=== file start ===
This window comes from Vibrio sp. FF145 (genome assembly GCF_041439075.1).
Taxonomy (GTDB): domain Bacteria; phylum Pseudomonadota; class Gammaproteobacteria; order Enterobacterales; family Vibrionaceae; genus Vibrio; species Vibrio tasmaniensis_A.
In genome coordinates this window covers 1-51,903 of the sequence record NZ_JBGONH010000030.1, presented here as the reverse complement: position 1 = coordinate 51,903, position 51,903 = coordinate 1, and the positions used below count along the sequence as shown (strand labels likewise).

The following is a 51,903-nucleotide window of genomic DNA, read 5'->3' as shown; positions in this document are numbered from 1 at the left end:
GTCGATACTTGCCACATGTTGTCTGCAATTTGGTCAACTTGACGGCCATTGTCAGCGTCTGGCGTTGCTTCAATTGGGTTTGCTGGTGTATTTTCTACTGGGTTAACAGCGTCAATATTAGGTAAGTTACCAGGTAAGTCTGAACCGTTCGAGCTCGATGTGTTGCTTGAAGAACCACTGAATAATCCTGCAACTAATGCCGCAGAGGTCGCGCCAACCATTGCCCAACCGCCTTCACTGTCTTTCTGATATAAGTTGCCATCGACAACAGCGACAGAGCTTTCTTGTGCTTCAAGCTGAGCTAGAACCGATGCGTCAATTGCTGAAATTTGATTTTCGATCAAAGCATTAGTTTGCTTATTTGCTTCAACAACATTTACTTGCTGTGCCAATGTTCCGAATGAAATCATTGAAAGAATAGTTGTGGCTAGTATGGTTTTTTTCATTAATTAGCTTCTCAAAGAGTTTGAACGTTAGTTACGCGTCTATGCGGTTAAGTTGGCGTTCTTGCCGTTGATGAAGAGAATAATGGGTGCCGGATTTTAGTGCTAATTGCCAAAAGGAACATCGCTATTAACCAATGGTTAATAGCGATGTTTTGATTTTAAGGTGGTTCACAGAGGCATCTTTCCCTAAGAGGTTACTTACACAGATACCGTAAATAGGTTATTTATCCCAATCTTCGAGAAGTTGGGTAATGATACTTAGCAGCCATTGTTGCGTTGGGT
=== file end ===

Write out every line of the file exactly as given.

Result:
This window comes from Vibrio sp. FF145 (genome assembly GCF_041439075.1).
Taxonomy (GTDB): domain Bacteria; phylum Pseudomonadota; class Gammaproteobacteria; order Enterobacterales; family Vibrionaceae; genus Vibrio; species Vibrio tasmaniensis_A.
In genome coordinates this window covers 1-51,903 of the sequence record NZ_JBGONH010000030.1, presented here as the reverse complement: position 1 = coordinate 51,903, position 51,903 = coordinate 1, and the positions used below count along the sequence as shown (strand labels likewise).

The following is a 51,903-nucleotide window of genomic DNA, read 5'->3' as shown; positions in this document are numbered from 1 at the left end:
GTCGATACTTGCCACATGTTGTCTGCAATTTGGTCAACTTGACGGCCATTGTCAGCGTCTGGCGTTGCTTCAATTGGGTTTGCTGGTGTATTTTCTACTGGGTTAACAGCGTCAATATTAGGTAAGTTACCAGGTAAGTCTGAACCGTTCGAGCTCGATGTGTTGCTTGAAGAACCACTGAATAATCCTGCAACTAATGCCGCAGAGGTCGCGCCAACCATTGCCCAACCGCCTTCACTGTCTTTCTGATATAAGTTGCCATCGACAACAGCGACAGAGCTTTCTTGTGCTTCAAGCTGAGCTAGAACCGATGCGTCAATTGCTGAAATTTGATTTTCGATCAAAGCATTAGTTTGCTTATTTGCTTCAACAACATTTACTTGCTGTGCCAATGTTCCGAATGAAATCATTGAAAGAATAGTTGTGGCTAGTATGGTTTTTTTCATTAATTAGCTTCTCAAAGAGTTTGAACGTTAGTTACGCGTCTATGCGGTTAAGTTGGCGTTCTTGCCGTTGATGAAGAGAATAATGGGTGCCGGATTTTAGTGCTAATTGCCAAAAGGAACATCGCTATTAACCAATGGTTAATAGCGATGTTTTGATTTTAAGGTGGTTCACAGAGGCATCTTTCCCTAAGAGGTTACTTACACAGATACCGTAAATAGGTTATTTATCCCAATCTTCGAGAAGTTGGGTAATGATACTTAGCAGCCATTGTTGCGTTGGGT